I do believe this issue was drawn by Sal Buscema because Ross Andru was busy drawing the epic Superman vs Spider-Man tale that all 1970s comic fans knew they had to get their hands on.

Was this the Sandman's first Spider-Man appearance since the original Sinister Six story way back in the days of Steve Ditko?

If so, that seems remarkable, bearing in mind his status as one of Spidey's classic foes.

Thor #245, the Servitor

I believe Thor may still be tangling with the world-mangling menace of the Time Twisters.

Captain America and the Falcon #195

"The Savage World of 1984!" I remember it well. Nik Kershaw on the pop charts. Give My Regards to Broad Street in the cinemas. Orville the Duck on TV. It was a living nightmare.

Sunday, 6 March 2016

March 6th, 1976 - Marvel UK, 40 years ago this week.

As I write this post, I'm listening to Radio 1. Forty years ago, I would probably have been listening to Radio 2. From this, I conclude that I'm now younger than I was forty years ago.

But what of the output of Marvel UK in this week of that year? Has it weathered the passage of time as magnificently as I have?

There's only one way to find out.

And that's to climb into the Steve Does Comics Patented Time Reverser and slam our collective foot down on the accelerator until we crash, face first, into 1976.

Marvel UK, Dracula Lives #72

A cover that, tragically, tells us nothing of what treats lie within, other than that Dracula, Man-Thing and Werewolf By Night are awaiting us.

Marvel UK, Avengers #129, Zodiac

I only had three issues of The Avengers between now and the time it merged with The Mighty World of Marvel.

And this was one of them.

I remember being highly impressed by Tom Palmer's inking of John Buscema. I remember being highly impressed by John Buscema's rendition of Matt Murdock. I remember being highly impressed by John Byrne's depiction of Iron Man in the Iron Fist story.

Mighty World of marvel #179, Hulk, Rhino, Abomination

The Rhino and Abomination are still causing no end of trouble for our hero.

Marvel UK, Planet of the Apes #72, Conquest

For some reason, when I look at this cover, I immediately think of the Black Panther's battle with the dinosaurs in Wakanda.

Whether that means he actually had his fight with the dinosaurs in this issue or not, I cannot say; the human memory being as unreliable as it is.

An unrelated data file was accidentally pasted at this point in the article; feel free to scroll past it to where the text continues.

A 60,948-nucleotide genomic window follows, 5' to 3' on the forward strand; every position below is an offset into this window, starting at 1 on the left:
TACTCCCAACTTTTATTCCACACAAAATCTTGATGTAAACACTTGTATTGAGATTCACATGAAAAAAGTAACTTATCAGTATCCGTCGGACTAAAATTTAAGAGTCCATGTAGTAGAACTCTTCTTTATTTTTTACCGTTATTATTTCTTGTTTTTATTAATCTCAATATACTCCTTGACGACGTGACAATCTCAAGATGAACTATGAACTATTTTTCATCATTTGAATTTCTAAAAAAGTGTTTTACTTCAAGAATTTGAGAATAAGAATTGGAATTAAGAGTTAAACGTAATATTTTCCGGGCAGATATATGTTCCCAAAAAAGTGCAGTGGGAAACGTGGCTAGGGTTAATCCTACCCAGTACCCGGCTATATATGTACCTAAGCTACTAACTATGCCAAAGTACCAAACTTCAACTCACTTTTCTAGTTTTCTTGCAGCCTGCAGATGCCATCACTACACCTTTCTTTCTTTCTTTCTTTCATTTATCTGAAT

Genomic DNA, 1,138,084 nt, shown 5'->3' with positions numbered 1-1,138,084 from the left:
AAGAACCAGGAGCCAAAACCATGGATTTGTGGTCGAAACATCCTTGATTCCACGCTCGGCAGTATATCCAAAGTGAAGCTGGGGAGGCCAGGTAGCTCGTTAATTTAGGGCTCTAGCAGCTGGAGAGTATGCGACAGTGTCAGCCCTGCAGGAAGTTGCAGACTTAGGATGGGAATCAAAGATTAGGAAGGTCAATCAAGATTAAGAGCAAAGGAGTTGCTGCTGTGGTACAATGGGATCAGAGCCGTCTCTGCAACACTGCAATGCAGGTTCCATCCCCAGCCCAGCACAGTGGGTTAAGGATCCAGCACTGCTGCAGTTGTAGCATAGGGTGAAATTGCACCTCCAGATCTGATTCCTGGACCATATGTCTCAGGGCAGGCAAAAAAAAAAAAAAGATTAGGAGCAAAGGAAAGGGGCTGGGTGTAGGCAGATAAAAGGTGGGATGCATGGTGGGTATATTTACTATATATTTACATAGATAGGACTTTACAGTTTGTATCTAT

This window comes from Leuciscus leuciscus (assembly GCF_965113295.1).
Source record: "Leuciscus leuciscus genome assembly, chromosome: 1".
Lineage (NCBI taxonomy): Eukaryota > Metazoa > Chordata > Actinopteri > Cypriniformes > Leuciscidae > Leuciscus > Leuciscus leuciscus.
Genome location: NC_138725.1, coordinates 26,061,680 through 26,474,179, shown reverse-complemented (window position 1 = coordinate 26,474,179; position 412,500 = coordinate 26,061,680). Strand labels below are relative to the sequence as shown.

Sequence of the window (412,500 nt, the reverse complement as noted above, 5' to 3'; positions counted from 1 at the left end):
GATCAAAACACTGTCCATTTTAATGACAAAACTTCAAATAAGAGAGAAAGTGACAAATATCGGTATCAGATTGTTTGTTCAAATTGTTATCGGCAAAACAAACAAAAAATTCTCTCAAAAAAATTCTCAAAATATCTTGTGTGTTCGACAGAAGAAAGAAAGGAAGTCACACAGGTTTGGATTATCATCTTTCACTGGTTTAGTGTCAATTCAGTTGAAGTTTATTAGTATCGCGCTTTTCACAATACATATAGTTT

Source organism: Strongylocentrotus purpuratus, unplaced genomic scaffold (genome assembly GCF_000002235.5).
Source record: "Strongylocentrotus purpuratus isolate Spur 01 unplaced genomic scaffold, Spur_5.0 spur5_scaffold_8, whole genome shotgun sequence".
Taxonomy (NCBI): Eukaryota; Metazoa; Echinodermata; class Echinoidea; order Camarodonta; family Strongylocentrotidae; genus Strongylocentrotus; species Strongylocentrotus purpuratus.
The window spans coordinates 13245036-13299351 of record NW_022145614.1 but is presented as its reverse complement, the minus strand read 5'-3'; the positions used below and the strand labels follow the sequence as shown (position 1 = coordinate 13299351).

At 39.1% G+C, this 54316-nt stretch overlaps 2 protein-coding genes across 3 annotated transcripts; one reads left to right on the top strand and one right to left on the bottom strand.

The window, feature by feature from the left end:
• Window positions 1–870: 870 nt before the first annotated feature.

In other news, the fact that I had this week's Avengers, Mighty World of Marvel and Planet of the Apes means I had three Marvel UK mags in one week, for the first time in many months.

Super Spider-Man with the Super-Heroes #160

According to the Bank of England's inflation calculator, that 75p Sea Monkeys bill works out at £4.87 in modern money.

This compares to their current price of £9.99 on Argos.

I have, therefore, no doubt that this means that those Sea Monkeys have proven to be a better investment than gold.

It also tells me that this comic's 9p cover price would nowadays be 58p and the portrait format comics' 8p would be 52p.

Marvel UK, the Titans #20, X-Men vs Juggernaut

Juggernaut was always my favourite Original X-Men villain, even though I've never read any story that features him fighting the Original X-Men.

Truly the human mind is a strange thing.

Wednesday, 2 March 2016

Fifty years ago this month - March 1966.

It's been an exciting week for some of us, with the revelation that Britain's tallest carousel is to be erected in the heart of Sheffield city centre. No doubt there'll be many cries of, "Wheeee!" and, "Wheeee!" and especially, "Wheeee!"

But it doesn't matter how exciting that spinny thing is because we all know there's an even more exciting spinny thing out there.

And that's the spinny thing that stood in our local newsagents in March 1966 and contained Marvel Comics' output for that very month.

Avengers #26, Attuma

This was the second adventure I ever read that featured the oft-called Kookie Quartet.

More importantly, it was where I was first exposed to the concept of humidity.

That's humidity, not humility. I have never been knowingly exposed to the concept of humility.

So clueless was I that I had to ask my dad what humidity was.

Decades later, I still don't know what it is. I have noticed that 100% humidity doesn't mean you're underwater, even though it sounds like it should.

Thanks to this tale, I do, however know that humidity allows Attuma and his hydraulic hordes to breathe out of water, while not being good news for you if you're an Avenger.

Interesting to see the Purple Witch on the cover there.

Daredevil #14, the Plunderer

If I remember rightly, the naughty Plunderer is still in England and still causing trouble for both the legal profession and the military.

The bounder.

Fantastic Four #48, The Coming of Galactus

It's an issue we'll never forget, as the Watcher shows up, and then so does the Silver Surfer, and then so does Galactus.

How I remember my sense of awe as I first read that tale and thought, "This epic could only have been improved upon if they'd made Galactus a cloud instead."


Amazing Spider-Man #34, Kraven the Hunter

I've read this one but I'm struggling to recall exactly what Kraven gets up to in it.

I have no doubt it'll be no end of mischief, whatever it is.

Strange Tales #142, Nick Fury, Agent of SHIELD

There's clearly plenty going on but, this being a tale I've never read, I don't know what it is.

Tales of Suspense #75, Iron Man

This is the issue in which Happy Hogan discovers why you should avoid hospitals, as he turns into the Freak in one of Genial Gene Colan's earliest tales on the strip.

Tales to Astonish #77, the Hulk

At last the world discovers Bruce Banner's secret.

And I don't mean, "Where does he get those indestructible trousers from?"

Do I detect the inks of John Romita on that cover? He may have been newly recruited but, already, he's making his presence felt at Marvel.

Thor #126, Hercules

Just as Don Blake once became Thor, Journey into Mystery suddenly becomes The Mighty Thor!

And, to celebrate, Thor gets himself a good thumping from Hercules.

X-Men #18, Magneto

I'm not sure just what it is Magneto's firing from his fingertips.

I assume it's not magnetism, unless ice is suddenly magnetic.